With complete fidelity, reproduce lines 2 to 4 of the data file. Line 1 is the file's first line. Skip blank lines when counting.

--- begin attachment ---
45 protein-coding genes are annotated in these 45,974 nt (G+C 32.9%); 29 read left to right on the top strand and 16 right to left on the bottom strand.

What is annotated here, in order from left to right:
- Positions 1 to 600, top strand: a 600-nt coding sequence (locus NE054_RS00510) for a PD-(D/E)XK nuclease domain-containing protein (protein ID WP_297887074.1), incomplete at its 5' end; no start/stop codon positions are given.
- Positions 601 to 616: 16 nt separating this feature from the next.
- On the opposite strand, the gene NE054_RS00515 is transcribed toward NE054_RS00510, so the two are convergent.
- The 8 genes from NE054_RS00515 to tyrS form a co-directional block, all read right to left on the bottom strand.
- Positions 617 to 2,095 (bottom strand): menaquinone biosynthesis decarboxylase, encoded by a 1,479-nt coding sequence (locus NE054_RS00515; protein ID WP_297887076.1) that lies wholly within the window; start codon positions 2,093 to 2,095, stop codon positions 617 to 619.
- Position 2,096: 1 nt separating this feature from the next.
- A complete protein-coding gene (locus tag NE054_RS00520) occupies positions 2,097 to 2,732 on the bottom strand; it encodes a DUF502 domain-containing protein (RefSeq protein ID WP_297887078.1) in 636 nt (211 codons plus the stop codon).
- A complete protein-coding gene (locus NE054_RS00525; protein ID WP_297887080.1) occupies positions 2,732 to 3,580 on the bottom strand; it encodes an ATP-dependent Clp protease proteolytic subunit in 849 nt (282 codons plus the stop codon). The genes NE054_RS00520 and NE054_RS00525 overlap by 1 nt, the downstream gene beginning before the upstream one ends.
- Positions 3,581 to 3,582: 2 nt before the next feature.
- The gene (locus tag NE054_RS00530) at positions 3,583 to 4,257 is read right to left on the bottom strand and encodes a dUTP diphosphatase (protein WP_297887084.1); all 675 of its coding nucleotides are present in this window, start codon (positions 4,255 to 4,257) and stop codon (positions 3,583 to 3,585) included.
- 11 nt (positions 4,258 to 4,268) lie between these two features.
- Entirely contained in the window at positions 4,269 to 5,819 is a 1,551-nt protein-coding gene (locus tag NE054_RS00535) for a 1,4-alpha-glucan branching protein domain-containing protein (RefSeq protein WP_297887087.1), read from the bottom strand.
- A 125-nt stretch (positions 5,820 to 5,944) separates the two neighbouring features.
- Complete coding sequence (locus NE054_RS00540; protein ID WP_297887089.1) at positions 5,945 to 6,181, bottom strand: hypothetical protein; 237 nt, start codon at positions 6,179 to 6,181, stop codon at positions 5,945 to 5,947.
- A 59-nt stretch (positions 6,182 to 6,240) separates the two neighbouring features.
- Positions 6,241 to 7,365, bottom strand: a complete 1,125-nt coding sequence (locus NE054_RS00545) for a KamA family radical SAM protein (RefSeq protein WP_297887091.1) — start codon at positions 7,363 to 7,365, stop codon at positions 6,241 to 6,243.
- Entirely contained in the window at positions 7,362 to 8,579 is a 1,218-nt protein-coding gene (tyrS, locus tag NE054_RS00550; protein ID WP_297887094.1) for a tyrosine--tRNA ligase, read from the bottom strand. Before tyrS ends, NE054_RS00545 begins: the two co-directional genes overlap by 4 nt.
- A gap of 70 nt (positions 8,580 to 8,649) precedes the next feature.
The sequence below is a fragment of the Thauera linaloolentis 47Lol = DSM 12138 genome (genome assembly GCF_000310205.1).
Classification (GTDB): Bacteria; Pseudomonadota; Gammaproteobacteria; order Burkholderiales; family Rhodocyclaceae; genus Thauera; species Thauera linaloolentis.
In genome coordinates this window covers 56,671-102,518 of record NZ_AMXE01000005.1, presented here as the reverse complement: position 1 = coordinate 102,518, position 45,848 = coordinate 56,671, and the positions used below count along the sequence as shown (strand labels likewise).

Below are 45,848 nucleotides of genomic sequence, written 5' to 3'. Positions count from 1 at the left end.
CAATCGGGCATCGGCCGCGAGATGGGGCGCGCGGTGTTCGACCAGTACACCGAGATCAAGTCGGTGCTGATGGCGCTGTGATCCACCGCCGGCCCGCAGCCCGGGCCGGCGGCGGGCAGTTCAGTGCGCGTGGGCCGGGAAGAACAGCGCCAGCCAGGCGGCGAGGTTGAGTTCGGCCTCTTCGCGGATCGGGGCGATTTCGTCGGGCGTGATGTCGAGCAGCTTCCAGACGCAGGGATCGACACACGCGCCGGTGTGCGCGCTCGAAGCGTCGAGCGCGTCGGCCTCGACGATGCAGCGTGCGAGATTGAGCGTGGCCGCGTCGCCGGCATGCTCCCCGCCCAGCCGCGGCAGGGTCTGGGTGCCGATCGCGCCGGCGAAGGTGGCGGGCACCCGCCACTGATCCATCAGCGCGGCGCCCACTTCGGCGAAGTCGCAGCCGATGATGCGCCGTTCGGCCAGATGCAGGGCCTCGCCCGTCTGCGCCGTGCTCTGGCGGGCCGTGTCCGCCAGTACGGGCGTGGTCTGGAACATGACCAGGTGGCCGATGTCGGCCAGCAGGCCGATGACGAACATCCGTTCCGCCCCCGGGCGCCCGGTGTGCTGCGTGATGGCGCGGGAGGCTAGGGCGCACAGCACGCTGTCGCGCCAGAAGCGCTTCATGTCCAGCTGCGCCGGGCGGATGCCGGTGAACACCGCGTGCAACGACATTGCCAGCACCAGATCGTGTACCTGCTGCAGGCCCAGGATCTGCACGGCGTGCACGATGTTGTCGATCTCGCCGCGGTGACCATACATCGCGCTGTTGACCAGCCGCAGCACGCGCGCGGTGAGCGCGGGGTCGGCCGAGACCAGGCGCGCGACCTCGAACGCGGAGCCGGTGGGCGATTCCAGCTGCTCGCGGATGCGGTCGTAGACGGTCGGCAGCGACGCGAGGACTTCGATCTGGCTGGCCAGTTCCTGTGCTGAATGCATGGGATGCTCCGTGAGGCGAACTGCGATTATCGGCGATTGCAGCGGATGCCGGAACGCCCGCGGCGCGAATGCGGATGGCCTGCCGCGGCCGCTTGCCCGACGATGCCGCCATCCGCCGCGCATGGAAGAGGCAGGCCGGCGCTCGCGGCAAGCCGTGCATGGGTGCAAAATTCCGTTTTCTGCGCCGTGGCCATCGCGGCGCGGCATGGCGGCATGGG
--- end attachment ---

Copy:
What is annotated here, in order from left to right:
- Positions 1 to 600, top strand: a 600-nt coding sequence (locus NE054_RS00510) for a PD-(D/E)XK nuclease domain-containing protein (protein ID WP_297887074.1), incomplete at its 5' end; no start/stop codon positions are given.
- Positions 601 to 616: 16 nt separating this feature from the next.